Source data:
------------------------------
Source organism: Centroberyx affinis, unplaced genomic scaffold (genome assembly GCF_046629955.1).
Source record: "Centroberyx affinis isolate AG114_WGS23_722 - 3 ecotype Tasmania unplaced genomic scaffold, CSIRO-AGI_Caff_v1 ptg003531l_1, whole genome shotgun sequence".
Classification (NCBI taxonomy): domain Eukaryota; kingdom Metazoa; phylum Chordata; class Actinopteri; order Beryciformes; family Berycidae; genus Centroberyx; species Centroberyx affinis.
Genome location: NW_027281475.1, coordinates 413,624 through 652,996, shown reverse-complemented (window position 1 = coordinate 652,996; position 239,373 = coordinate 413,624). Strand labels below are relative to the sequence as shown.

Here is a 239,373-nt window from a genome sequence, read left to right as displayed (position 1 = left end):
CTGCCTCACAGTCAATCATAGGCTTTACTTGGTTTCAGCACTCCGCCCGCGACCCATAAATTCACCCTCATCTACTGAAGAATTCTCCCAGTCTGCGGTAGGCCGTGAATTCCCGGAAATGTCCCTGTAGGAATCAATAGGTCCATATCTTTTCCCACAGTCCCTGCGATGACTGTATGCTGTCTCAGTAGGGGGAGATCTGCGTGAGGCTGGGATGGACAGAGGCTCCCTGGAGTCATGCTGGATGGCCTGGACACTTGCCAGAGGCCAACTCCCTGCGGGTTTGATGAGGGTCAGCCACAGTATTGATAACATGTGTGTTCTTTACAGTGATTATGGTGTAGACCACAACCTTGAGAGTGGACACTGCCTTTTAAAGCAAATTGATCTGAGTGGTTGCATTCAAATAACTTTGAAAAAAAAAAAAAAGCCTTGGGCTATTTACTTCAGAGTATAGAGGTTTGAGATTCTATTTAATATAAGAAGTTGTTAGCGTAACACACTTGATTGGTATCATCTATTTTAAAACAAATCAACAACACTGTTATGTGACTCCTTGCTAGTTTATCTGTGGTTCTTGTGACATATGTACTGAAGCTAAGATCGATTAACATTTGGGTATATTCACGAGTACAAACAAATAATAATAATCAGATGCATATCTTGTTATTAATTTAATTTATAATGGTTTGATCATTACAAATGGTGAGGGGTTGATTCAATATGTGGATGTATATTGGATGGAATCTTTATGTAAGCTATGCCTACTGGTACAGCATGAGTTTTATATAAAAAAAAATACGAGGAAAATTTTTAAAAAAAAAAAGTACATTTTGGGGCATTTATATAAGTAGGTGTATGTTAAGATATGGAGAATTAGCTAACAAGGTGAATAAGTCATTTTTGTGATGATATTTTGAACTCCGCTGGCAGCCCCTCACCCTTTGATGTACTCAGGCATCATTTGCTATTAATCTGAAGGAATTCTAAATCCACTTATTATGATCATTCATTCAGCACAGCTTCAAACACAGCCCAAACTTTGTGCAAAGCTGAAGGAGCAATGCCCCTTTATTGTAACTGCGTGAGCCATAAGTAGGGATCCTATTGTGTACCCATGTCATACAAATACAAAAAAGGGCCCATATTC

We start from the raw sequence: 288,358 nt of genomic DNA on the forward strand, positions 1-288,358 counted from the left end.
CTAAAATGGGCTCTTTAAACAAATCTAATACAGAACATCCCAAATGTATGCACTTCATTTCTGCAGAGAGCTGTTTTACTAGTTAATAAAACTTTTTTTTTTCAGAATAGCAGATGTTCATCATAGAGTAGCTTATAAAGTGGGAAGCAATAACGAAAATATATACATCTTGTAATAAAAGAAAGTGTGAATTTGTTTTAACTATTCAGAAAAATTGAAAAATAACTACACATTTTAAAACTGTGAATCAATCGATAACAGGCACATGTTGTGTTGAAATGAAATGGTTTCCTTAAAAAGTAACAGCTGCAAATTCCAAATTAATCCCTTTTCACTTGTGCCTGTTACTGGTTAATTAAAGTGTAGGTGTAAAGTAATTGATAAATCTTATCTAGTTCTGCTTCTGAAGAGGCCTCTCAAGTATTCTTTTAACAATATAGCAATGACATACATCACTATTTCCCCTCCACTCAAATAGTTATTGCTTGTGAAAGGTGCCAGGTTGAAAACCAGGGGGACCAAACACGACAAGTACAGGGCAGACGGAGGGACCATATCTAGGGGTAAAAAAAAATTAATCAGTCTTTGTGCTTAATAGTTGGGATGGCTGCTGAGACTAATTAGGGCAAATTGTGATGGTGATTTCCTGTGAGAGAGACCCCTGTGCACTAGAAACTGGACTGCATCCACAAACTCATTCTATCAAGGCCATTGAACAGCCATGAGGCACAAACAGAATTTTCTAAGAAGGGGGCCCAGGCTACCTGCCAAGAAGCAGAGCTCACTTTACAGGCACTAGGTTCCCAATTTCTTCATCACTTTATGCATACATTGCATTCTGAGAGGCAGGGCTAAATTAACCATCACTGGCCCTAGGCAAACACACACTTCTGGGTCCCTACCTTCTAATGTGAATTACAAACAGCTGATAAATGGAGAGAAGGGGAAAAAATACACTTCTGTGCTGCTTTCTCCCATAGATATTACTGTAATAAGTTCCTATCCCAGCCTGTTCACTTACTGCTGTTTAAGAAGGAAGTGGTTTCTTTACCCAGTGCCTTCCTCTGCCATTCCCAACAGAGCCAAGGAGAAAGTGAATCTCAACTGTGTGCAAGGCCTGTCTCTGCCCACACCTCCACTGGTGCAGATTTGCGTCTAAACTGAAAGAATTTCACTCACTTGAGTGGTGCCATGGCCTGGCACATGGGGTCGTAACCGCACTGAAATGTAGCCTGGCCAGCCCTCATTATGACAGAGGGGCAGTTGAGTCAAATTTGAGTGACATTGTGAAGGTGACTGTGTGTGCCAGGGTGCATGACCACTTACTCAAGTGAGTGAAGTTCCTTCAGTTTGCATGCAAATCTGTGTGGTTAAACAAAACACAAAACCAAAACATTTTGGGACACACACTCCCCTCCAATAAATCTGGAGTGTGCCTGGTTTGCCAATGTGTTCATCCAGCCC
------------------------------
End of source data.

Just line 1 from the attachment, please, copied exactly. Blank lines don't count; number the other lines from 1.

Source organism: Centroberyx affinis, unplaced genomic scaffold (genome assembly GCF_046629955.1).